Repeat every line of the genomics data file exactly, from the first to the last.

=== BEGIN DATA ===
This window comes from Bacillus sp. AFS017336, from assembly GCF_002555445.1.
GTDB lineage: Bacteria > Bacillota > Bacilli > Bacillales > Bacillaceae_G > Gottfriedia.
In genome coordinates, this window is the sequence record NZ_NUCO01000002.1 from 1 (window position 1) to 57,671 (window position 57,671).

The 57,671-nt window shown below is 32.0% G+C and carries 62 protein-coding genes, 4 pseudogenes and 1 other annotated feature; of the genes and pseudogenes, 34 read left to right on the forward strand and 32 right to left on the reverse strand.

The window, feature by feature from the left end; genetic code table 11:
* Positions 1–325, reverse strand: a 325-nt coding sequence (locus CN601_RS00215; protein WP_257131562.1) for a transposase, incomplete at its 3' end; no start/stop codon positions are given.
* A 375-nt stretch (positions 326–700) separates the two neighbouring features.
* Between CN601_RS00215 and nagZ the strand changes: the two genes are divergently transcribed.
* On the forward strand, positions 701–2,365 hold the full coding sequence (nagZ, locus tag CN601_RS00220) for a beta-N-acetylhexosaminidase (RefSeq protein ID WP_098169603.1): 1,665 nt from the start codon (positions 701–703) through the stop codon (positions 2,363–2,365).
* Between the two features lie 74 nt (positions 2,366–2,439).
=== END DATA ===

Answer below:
This window comes from Bacillus sp. AFS017336, from assembly GCF_002555445.1.
GTDB lineage: Bacteria > Bacillota > Bacilli > Bacillales > Bacillaceae_G > Gottfriedia.
In genome coordinates, this window is the sequence record NZ_NUCO01000002.1 from 1 (window position 1) to 57,671 (window position 57,671).

The 57,671-nt window shown below is 32.0% G+C and carries 62 protein-coding genes, 4 pseudogenes and 1 other annotated feature; of the genes and pseudogenes, 34 read left to right on the forward strand and 32 right to left on the reverse strand.

The window, feature by feature from the left end; genetic code table 11:
* Positions 1–325, reverse strand: a 325-nt coding sequence (locus CN601_RS00215; protein WP_257131562.1) for a transposase, incomplete at its 3' end; no start/stop codon positions are given.
* A 375-nt stretch (positions 326–700) separates the two neighbouring features.
* Between CN601_RS00215 and nagZ the strand changes: the two genes are divergently transcribed.
* On the forward strand, positions 701–2,365 hold the full coding sequence (nagZ, locus tag CN601_RS00220) for a beta-N-acetylhexosaminidase (RefSeq protein ID WP_098169603.1): 1,665 nt from the start codon (positions 701–703) through the stop codon (positions 2,363–2,365).
* Between the two features lie 74 nt (positions 2,366–2,439).